There’s a need to monitor the project closely to ensure that scope creep does not occur again. Consider using project management software. This kind of software provides tools for authorized team members to process change requests, allowing you to track your project progress.


Planning Upfront: How Can You Control Scope Creep?  

The business environment is dynamic and filled with many uncertainties. While it might be unrealistic to over-control your project scope, you can prevent sudden changes from hitting you or the stakeholders badly through:


1. Waterfall methodology

The waterfall methodology is a sequential and linear approach that involves following a series of defined steps in a fixed order, such as planning, analysis, design, development, testing, and deployment. Each stage of the process must be completed before the project can move on to the next stage.

The approach is based on the idea that project requirements can be fully defined upfront and that the project team can work on each stage independently of the other stages.

The waterfall is often used in situations where the project team has a clear understanding of what the final product should look like and where the client has a low tolerance for changes to the project scope or timeline.

It is well-suited for projects with a fixed budget, as it allows the team to estimate the time and cost required for each stage in advance.


2. Agile methodology

The agile methodology is an iterative and incremental approach that involves breaking the project down into small, manageable parts, known as sprints or iterations. Each sprint consists of a cycle of planning, development, testing, and delivery, and the project team works closely with the customer to get feedback and make adjustments along the way.

This approach allows the team to respond quickly to changes in requirements and to deliver value to the customer faster.

Agile is often used in situations where the project team has limited knowledge of what the final product should look like and where the customer is open to making changes to the project scope or timeline. For example, managers can find this methodology useful during projects that involve developing software, applications, or other digital products where a client’s needs and market conditions can change rapidly.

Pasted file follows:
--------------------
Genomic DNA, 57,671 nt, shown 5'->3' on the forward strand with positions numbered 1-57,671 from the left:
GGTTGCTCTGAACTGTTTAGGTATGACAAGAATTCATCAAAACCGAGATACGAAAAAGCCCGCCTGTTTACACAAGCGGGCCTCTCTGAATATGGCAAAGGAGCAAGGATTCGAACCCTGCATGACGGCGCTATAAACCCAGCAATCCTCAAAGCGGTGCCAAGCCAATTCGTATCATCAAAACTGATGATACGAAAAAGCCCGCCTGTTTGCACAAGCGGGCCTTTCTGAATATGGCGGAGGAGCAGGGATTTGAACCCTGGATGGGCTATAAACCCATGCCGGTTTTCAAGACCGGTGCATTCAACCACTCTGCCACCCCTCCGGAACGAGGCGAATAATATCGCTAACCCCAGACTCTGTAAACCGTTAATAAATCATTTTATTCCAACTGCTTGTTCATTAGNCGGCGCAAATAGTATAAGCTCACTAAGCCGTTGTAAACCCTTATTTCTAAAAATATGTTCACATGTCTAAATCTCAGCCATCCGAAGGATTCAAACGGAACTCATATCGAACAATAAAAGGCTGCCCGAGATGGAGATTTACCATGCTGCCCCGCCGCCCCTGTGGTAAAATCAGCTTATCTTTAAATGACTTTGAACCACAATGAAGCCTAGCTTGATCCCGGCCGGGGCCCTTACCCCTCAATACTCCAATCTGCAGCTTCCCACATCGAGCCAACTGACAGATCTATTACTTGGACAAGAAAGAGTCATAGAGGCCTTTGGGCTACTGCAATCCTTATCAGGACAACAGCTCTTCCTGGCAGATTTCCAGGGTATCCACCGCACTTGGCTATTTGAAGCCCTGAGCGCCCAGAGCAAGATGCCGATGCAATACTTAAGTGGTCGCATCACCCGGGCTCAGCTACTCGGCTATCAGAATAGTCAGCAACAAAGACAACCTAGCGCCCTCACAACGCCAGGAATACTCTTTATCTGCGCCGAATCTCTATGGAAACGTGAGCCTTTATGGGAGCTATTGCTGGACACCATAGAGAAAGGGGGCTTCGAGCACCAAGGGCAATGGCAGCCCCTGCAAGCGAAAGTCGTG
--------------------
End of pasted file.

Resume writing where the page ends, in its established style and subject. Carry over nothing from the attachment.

It is well-suited for projects with a flexible budget, as it allows the team to adapt the project to the evolving requirements and priorities as they emerge.


Heed Experts Warning  

Engaging a specialist whose function is to forecast obstacles before they arise and proffer the best possible solutions gives a project manager the ability to prevent casualties on a project. Most importantly, it isn’t enough to hire experts, but heeding their professional warnings is key to overcoming scope creep.

The Denver International Airport (DIA) is a real-world example of scope creep. Its experience with attempting to develop a fully automated baggage handling system resulted in many casualties on the project. The scope creep during the DIA baggage automation project made the project finish 16 months late and was more than 250 percent over budget.¹

The DIA’s experience indicates the importance of:

• Including relevant parties in the planning stages

• Paying attention to fundamental project concerns

• Communicating with all stakeholders and heeding expert warnings about potential obstacles that could impact the timeline and budget

• Breaking projects into smaller chunks using viable project milestones

Scope creep can be a challenging issue for any project, but with the right tools and experts on your side, you can effectively manage scope changes and deliver high-quality projects that meet stakeholder expectations.



If you want to get ahead of scope creep in your project, you might need additional resources to help you stay on track. On-Demand Group provides you with the human resources you need to effectively manage project changes and mitigate scope creep. Whether you’re looking for project managers, business analysts, developers, or other skilled professionals, you can find the right people to keep your project on course with our personalized staffing solutions. Our experience stretches across team-building and the provision of support for variety of project needs.

Contact us today to learn about how we can help!



1. Wrike – Coolman, Ashley. “Lessons Learned from Project Failure at Denver International Airport: Why Checking Bags is Still a Pain.” https://www.wrike.com/blog/lessons-learned-from-project-failure-at-denver-international-airport-why-checking-bags-is-still-a-pain/ . Published October 30, 2021. Accessed February 14, 2023